West end Elementary held its Fall Festival on Saturday, November 2nd, from 5pm to 9pm. The faculty had arrange for a number of games and presentations to make the festival memorable, and food was served in the cafeteria for those who wanted to make an afternoon of it.
In the days before deregulation brought soaring prices and exorbitant pipeline fees, Atlanta Gas Light did it all--including selling those pole mounted gas lights that were so frequently seen alongside West Rome driveways. The gas company offered two different designs of gas lights for $49 installed--and they'd finance it for only $1 down and $1.95 added on to your gas bill each month. Nowadays the pipeline fees just to get the gas to your house almost equal the 1963 price of the gas lamp and installation.
I still remember those color-coded reading packets: this week in 1963, Elm Street Elementary hosted a program to explain the SRA reading program to parents of Li'l Chieftains. SRA was designed to improve reading speed and comprehension through the use of increasingly more complex reading selections; I always looked forward to SRA because I got to read all sorts of fun things, and I was encouraged to improve my reading speed so that I could read even more of them! Don't know why the program was discontinued--as far as I was concerned, it was a phenomenal success!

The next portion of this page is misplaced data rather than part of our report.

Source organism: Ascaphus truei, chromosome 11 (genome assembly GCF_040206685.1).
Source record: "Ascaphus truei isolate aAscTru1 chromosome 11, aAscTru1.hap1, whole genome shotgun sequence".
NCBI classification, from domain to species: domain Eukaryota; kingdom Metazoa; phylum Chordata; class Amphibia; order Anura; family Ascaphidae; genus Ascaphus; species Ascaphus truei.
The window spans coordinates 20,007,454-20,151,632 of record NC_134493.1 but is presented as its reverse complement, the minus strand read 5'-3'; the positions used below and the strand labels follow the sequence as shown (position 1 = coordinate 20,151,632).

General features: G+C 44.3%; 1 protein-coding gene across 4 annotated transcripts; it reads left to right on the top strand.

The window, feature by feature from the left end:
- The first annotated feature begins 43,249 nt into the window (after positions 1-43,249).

The Rome Holiday Inn got into the restaurant competition with their new "roast beef bar," which offered choice roast beef, potato of the day, tossed green salad, coffee, or tea for only $1.25 per person--and they guaranteed that it would be served in ten minutes or less! Or, for Romans with a limited lunch time, you could call ahead a half-hour before your lunchtime and they'd have any item on the menu prepared and waiting for you the minute you walked in the door. Apparently too little time and too much to do is a decades-old problem!...